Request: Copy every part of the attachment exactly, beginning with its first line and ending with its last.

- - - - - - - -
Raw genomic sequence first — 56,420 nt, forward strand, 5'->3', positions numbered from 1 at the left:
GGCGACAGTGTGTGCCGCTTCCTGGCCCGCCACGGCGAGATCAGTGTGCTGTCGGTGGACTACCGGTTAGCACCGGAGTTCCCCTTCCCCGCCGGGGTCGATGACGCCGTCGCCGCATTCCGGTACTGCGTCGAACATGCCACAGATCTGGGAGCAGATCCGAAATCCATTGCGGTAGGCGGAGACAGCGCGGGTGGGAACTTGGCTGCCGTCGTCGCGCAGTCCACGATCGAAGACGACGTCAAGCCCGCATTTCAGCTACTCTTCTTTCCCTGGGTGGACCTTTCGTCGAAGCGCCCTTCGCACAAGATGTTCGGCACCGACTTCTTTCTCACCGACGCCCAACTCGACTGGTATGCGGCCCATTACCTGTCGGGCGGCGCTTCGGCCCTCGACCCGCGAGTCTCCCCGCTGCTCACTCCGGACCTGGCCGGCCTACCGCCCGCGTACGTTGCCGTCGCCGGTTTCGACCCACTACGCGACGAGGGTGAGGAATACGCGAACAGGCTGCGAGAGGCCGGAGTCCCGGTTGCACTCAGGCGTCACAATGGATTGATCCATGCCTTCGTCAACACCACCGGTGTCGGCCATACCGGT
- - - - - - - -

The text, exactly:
Raw genomic sequence first — 56,420 nt, forward strand, 5'->3', positions numbered from 1 at the left:
GGCGACAGTGTGTGCCGCTTCCTGGCCCGCCACGGCGAGATCAGTGTGCTGTCGGTGGACTACCGGTTAGCACCGGAGTTCCCCTTCCCCGCCGGGGTCGATGACGCCGTCGCCGCATTCCGGTACTGCGTCGAACATGCCACAGATCTGGGAGCAGATCCGAAATCCATTGCGGTAGGCGGAGACAGCGCGGGTGGGAACTTGGCTGCCGTCGTCGCGCAGTCCACGATCGAAGACGACGTCAAGCCCGCATTTCAGCTACTCTTCTTTCCCTGGGTGGACCTTTCGTCGAAGCGCCCTTCGCACAAGATGTTCGGCACCGACTTCTTTCTCACCGACGCCCAACTCGACTGGTATGCGGCCCATTACCTGTCGGGCGGCGCTTCGGCCCTCGACCCGCGAGTCTCCCCGCTGCTCACTCCGGACCTGGCCGGCCTACCGCCCGCGTACGTTGCCGTCGCCGGTTTCGACCCACTACGCGACGAGGGTGAGGAATACGCGAACAGGCTGCGAGAGGCCGGAGTCCCGGTTGCACTCAGGCGTCACAATGGATTGATCCATGCCTTCGTCAACACCACCGGTGTCGGCCATACCGGT